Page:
It wasn’t that long ago people posted pictures of empty grocery shelves and shopping carts full of toilet paper. Shutdowns, shelter, quarantine – and the fear of foregoing basic needs should fear become a reality – trigger alarms, as evidenced by empty shelves in grocery stores.
Consumers across the country are starting to stock up again, according to an article in USA Today. A Boston Globe article reporting results from a survey found that 60% of respondents do so.
As in the spring, some stores are suffering from product shortages, even in states like Vermont, where COVID infection numbers are low. A CNN article said there has been a shortage of paper towels since the COVID-19 panic began. They also noted that disinfectants such as those that contain bleach will be hard to come by as we enter the next year.
Panic and overbought prevailed during the first wave of COVID. But after the coronavirus appeared to be under control and the associated shutdowns subsided, the most important things popped up again – and stayed on the shelves. However, when another wave of COVID-19 arrives, which is compounded by the uncertainty about the upcoming federal elections, various deliveries are again offered in grocery stores.
And again the grocery stores react. Austin, Texas stores have started capping items hoarded during the first wave in preparation for another. After going through the first wave in the spring, businesses found they could plan better for the fall and beyond. Retailers have focused on improving their online ordering and home delivery systems, according to Gary Huddleston, a food industry advisor with the Texas Retailers Association.
Not just food
The Boston Globe reported on the results of the Sports and Leisure Research Group’s survey. Of the 60% who hoard, 56% said they did because they were concerned about the current coronavirus resurgence. 24% said they were hoarding because of the chaos associated with anti-racism protests and; 20% said they were concerned about the unrest surrounding the election.
And when these issues don’t concern enough, 61% of respondents say they are concerned that the US may be on the verge of civil war. Tensions between presidential candidates have been uncomfortable so far, but the added fear of COVID-19 has brought stress and worry to all-time highs. For example: postal ballot papers. Some see them as necessary to avoid further infection, while others question their legitimacy. According to a YouGov poll, 47% of the 1,999 registered voters polled believe the election will not be fair or honest.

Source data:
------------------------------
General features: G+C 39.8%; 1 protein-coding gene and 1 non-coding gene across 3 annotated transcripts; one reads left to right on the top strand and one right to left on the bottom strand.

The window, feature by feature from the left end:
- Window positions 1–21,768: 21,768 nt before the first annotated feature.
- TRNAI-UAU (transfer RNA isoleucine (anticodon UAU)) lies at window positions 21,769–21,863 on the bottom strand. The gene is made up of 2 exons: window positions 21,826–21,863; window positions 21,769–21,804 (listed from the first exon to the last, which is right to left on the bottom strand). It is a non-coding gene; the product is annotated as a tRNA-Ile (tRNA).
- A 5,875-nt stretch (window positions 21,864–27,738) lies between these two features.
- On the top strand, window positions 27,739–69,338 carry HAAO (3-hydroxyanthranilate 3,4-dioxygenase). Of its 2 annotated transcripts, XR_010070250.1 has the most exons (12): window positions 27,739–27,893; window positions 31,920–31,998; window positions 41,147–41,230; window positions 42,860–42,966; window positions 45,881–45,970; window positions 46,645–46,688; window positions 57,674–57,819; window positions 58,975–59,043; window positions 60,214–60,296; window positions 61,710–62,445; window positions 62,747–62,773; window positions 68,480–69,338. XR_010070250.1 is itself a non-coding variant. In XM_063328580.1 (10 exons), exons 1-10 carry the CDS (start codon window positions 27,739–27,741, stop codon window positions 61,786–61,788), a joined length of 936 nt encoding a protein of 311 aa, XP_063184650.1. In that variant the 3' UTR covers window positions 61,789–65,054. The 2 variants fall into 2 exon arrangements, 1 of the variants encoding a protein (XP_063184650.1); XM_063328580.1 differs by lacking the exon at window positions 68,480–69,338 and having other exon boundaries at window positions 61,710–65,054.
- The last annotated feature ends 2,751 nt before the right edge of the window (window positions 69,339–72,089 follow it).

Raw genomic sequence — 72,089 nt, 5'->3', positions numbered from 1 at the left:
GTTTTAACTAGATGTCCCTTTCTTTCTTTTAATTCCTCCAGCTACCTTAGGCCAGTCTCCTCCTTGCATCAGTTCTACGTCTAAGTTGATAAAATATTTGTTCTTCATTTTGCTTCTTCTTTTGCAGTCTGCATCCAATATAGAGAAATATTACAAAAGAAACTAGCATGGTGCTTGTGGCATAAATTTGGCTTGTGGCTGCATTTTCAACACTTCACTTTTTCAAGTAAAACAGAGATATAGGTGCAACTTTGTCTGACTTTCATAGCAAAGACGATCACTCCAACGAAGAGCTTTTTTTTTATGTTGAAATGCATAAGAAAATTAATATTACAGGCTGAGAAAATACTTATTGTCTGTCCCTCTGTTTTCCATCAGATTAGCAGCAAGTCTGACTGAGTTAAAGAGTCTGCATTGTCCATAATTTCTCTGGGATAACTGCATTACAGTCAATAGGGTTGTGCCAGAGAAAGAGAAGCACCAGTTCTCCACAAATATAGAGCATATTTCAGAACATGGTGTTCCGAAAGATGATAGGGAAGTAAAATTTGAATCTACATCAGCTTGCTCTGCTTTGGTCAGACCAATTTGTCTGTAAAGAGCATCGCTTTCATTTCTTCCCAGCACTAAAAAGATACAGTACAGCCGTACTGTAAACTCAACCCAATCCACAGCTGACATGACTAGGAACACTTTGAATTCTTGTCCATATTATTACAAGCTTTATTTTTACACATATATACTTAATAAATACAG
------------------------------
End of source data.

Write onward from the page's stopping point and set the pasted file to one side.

Americans not only fill up with food, they also buy weapons. There has been an increase in gun sales, according to the Boston Globe. “If I had to make a chart of sales, it would only go up in a straight line,” arms dealer Tom Weitbrecht said in the article. “The pandemic started everything, but all other circumstances continued.”
It’s not uncommon for people to feel they need essentials on hand – according to correspondence in Psychiatry Research, this is typical panic behavior during a disaster or crisis. This behavior goes back to ancient times.
Panic buying can help a person feel more in control in situations that are far from predictable and orderly. It can also help create a sense of security knowing that supplies are safe and within reach in case they are needed. “A perceived feeling of losing control of the environment can be responsible [hoarding]”Wrote the authors from Bangladesh, India, Indonesia, Nepal, the US and the UK.” During a time of crisis, people in general like to control things and this brings them some aspect of security. “
This behavior can also come from some primitive part of the brain that pushes people to focus on survival – which could push aside any rational thinking, such as knowing that the food supply chain is still flowing, albeit possibly more slowly than it is Normally times.
The authors also noted that sometimes this behavior is due to government suspicion and that the government may not be able to supply the necessities. This could be made worse by news and social media reports. Since the 24 hour news cycle provides constant information, some news is more sensational than others, causing more people to panic and react.
“In conclusion, fear of scarcity and loss of control of the environment, insecurity (which could arise from fear), social learning, exacerbation of anxiety and the basic primitive human response are the main contributors to the phenomenon Are panic buying. ” Authors concluded.
The take away
Hoarding may make some people feel better about the current situation, but it also makes it harder for others to get what they need. So when shopping, try not to overdo your purchases. As we saw in the first wave, stores can replenish their shelves and you will likely find what you need when you need it.
Additional coverage from Ryan Canha.